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April 9th, 2021

Executive Agreement Purpose

83 See McLaughlin, C.H., The Scope of the Treaty Power in the States II, 43 Minn. L. Rev. 651, 721 (1958) (calculates that 5.9% of the agreements were concluded between 1883 and 1957 as exclusive executive agreements or “presidential agreements”); see also International Agreements: An Analysis of Executive Regulations and Practices, at 22, Senate Committee on Foreign Relations, 95th Congress, 1st Sess. (1977) (calculation that 5.5% of the agreements from 1946 to 1972 were exclusively based on executive power). Before conducting the analysis, it is important to correct any limitations of this file. Although TIF is the most comprehensive collection of international agreements to date, there is no data set listing each previous international agreement reached by the United States. Footnote 78 Researchers may try to supplement TIF with other contract collections to establish a more complete list of agreements. However, this is neither desirable nor feasible for several reasons.

Unlike previous studies, this article takes a more direct approach to comparing congressional contracts and executive agreements, which do not require equally strong assumptions. At the heart of the study of the differences between the two political instruments is a simple question: if a particular treaty is concluded as a treaty between the United States and a partner country, will it result in a different outcome than the agreement reached as an agreement between Congress and the executive branch? If the answer is yes, it indicates that the treaty is qualitatively different from the agreement between Congress and the executive branch. If the answer is no, the content of treaties and agreements between Congress and the executive branch of Congress is similar, and their use could be motivated solely by circumstances that are not relevant to the content of the agreement. It is therefore instructive to postpone empirical attention and to ascertain whether the application of the contract is related to a different outcome of the executive agreement of Congress. While language implies that Congress approves the globe agreement, it is difficult to read an explicit authorization in the statute. In addition, the reproduced part of the act is the only time globe is mentioned and contains a total of 97 words. However, the entire legislation is more than 10,000 words long and was passed by a single roll-call vote in the House of Representatives and the Senate. Footnote 111 Even if it were read as an ex-post authorization from GLOBE, the authorisation text would represent less than 1% of the total text of the law. Outside of trade, provisions like this, in which ex-post-congress executive agreements are supposed to be approved as a small part of a broader legislative package, are the rule, not the exception.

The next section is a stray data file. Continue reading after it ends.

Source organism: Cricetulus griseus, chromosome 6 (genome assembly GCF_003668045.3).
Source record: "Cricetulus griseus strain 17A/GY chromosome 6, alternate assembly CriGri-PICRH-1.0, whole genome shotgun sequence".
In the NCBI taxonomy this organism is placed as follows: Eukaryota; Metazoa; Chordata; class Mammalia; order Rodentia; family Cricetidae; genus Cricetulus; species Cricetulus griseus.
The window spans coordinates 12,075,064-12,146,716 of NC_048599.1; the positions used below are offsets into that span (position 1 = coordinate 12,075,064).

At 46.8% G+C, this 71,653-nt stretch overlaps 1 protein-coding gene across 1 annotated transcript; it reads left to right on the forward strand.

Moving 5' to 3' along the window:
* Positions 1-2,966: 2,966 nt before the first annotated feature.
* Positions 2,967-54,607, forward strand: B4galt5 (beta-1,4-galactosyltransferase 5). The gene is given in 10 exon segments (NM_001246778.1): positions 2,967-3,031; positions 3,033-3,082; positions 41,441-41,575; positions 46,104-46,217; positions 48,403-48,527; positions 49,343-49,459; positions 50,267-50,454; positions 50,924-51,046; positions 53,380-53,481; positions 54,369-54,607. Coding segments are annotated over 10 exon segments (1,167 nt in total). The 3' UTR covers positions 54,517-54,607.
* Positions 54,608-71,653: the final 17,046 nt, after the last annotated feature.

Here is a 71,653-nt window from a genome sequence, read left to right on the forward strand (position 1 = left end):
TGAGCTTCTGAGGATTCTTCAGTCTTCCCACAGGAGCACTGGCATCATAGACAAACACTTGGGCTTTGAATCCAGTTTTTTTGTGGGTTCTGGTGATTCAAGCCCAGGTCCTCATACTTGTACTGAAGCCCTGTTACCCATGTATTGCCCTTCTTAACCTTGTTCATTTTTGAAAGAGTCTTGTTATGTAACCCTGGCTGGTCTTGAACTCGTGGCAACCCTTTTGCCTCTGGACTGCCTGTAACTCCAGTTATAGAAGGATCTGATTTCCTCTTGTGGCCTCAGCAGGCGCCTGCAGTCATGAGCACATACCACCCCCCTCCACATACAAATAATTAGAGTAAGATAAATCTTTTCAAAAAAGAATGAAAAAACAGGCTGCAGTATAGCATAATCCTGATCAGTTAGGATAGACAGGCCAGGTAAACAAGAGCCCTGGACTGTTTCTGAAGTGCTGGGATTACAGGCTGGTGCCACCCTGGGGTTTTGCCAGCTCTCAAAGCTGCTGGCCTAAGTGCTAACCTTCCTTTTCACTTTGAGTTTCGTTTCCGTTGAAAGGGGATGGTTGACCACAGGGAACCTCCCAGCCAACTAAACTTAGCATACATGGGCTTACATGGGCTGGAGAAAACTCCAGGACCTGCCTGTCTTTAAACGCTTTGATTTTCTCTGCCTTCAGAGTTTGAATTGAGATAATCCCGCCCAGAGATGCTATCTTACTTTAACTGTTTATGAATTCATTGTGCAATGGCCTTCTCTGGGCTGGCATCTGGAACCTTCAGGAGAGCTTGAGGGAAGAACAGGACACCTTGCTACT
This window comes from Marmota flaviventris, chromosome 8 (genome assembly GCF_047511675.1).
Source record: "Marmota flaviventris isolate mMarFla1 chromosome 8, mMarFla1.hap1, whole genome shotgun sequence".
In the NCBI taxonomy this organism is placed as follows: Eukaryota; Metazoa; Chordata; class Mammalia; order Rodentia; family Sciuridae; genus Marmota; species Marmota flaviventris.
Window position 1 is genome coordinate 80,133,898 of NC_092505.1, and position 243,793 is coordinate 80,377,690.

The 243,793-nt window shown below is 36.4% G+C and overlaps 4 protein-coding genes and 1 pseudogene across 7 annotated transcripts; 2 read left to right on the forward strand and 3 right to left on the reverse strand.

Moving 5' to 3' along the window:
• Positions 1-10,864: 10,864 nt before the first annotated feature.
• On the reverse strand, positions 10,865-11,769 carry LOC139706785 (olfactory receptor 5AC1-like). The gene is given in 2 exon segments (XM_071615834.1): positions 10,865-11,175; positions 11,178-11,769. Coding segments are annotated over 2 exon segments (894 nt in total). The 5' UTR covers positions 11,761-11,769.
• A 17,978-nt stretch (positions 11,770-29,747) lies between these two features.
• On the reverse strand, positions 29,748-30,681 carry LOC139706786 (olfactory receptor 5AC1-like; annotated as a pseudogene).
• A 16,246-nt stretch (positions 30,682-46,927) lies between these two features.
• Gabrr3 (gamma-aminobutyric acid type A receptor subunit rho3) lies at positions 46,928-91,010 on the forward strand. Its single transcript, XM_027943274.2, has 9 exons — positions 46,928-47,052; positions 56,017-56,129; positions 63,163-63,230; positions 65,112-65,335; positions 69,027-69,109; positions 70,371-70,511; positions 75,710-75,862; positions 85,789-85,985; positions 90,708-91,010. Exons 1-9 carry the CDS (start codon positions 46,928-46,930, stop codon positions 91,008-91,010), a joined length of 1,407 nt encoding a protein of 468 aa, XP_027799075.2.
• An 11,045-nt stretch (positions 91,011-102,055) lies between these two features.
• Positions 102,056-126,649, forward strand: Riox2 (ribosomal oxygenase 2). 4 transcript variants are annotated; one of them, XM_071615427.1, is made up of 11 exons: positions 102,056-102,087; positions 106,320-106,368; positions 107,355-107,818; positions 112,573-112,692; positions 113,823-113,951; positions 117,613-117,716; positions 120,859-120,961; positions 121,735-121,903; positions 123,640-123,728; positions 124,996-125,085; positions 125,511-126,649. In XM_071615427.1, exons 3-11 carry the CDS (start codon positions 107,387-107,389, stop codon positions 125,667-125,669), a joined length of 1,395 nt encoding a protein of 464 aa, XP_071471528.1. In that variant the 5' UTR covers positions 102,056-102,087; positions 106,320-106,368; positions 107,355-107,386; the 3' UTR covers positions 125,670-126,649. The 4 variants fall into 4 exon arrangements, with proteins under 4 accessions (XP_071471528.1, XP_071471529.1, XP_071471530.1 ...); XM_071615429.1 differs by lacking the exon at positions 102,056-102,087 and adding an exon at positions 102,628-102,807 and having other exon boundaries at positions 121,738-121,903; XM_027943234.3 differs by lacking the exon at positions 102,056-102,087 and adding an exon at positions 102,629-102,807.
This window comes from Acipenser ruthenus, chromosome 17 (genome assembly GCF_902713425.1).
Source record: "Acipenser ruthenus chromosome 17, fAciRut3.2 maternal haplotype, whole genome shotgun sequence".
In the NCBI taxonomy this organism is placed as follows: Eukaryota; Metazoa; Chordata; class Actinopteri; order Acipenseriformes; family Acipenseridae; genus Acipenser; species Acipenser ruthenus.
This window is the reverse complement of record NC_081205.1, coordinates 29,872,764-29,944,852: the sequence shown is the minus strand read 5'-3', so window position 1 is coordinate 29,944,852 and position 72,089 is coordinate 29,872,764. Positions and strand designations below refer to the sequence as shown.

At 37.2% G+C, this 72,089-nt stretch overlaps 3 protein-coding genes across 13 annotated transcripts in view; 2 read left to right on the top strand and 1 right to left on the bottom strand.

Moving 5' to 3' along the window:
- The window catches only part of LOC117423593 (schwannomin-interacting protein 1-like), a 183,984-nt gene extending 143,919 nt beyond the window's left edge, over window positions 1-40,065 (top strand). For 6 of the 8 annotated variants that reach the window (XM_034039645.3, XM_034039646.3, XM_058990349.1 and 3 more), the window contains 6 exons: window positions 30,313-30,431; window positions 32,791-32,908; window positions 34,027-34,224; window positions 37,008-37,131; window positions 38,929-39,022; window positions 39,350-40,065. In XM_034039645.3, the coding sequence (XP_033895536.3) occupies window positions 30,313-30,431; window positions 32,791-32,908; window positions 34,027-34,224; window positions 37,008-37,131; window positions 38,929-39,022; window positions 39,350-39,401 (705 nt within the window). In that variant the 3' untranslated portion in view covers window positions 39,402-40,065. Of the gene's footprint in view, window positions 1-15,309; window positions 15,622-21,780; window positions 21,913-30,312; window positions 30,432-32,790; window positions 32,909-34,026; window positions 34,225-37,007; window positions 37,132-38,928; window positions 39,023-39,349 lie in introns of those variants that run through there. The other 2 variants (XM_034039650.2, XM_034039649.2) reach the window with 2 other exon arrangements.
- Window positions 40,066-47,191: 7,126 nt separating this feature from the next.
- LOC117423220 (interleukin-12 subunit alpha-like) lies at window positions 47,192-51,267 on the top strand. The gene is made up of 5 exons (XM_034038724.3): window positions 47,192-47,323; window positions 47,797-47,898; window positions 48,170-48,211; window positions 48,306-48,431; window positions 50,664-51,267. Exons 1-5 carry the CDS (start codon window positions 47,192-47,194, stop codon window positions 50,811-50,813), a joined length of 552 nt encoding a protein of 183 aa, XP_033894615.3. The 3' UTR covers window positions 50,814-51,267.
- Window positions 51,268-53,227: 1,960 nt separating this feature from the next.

Footnote 112 The result is an authorisation procedure that is remarkably different from the contract consultation and approval procedure. The latter focuses the total and indisputable attention of the Senate on the adoption of the agreement itself and does not directly link its success to the future of other political transpositions. Therefore, it is not certain that ex-post-congress executive agreements could consistently offer the same benefits as those granted by the treaty. As has already been said, empirical analyses can only provide an informative answer to this question when the ex-post executive agreement is observed more frequently and in a wider range of topics. The table shows the prevalence of contracts and executive agreements for certain thematic areas. Statistics on all topics are included in the online appendix. Contrary to the assumptions raised in the previous subsection, several reports indicate that the commitments made in the form of a contract differ qualitatively from those made between Congress and the executive branch. These reports are based on the idea that the treaty, while politically more costly, can also bring some benefits to the parties, which may ultimately lead to a firmer commitment.

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